Day 7 - Prague
You have one more free day in Prague as there is so much to see. You might like to spend some time this morning at Prague Castle – the biggest castle in the Czech Republic – where you'll find the famous St Vitus Cathedral and colourful alleyway of the Golden Lane. Otherwise, a bike tour through the city is a great way to see a lot of the sights and attractions in a short period of time, plus you’ll work off some of that hearty Czech cuisine you’ve been digging into. Or hop on one of the Urban Adventures on offer. If you can make time, why not take a day trip out of town and visit the medieval Kutna Hora – if you do get there, the Bone Church (Sedlec Ossuary) is a particularly unique experience.
Day 8 - Gory Sowie
Heading north by train, arrive in the small town of Broumov from where you'll cross the Czech–Polish border. From here you'll be transferred in a private vehicle to a small village near to Gory Sowie (Owl Mountains). Today's travel time will be around 4 hours in total. On arrival, check in to your accommodation, situated at the foot of highest mountain in the range – Wielka Sowa, then visit a nearby underground city from the tragic times of the WWII. Osowka is a mysterious underground complex where people from concentration camps were forced to work in order to create huge systems of concrete corridors, fortifications and halls. As the work was kept in secret, until now there is many theories trying to explain what the underground city was meant to be used for. Find out yourself on an included guided visit this afternoon.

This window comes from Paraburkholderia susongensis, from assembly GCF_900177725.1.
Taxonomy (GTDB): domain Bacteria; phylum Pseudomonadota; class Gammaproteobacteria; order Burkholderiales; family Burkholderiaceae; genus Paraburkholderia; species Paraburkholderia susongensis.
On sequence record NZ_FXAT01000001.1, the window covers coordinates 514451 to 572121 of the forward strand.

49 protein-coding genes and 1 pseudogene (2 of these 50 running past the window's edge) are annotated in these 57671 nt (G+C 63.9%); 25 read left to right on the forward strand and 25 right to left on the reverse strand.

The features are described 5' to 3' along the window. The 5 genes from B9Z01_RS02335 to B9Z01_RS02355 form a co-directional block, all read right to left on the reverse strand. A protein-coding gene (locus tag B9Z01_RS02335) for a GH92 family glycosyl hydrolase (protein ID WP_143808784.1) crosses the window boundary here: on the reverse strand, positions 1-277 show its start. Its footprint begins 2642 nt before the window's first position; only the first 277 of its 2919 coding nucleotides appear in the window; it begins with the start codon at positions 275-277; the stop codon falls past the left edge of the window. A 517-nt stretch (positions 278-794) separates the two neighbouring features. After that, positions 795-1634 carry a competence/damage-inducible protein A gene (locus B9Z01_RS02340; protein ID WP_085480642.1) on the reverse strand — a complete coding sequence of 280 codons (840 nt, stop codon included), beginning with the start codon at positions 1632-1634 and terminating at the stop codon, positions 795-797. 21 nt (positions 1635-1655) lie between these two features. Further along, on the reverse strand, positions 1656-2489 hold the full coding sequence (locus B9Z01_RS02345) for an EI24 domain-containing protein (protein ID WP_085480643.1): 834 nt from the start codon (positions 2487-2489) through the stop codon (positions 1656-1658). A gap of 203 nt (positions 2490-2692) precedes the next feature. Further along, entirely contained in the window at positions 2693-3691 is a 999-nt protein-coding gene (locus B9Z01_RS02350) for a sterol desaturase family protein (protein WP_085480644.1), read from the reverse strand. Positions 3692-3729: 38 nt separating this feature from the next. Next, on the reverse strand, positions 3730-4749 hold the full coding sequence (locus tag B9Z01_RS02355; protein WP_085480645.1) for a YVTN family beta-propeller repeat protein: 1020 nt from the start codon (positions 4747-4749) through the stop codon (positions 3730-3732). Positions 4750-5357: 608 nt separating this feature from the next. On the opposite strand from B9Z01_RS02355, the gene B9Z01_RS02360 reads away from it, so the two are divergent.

Day 9 - Krakow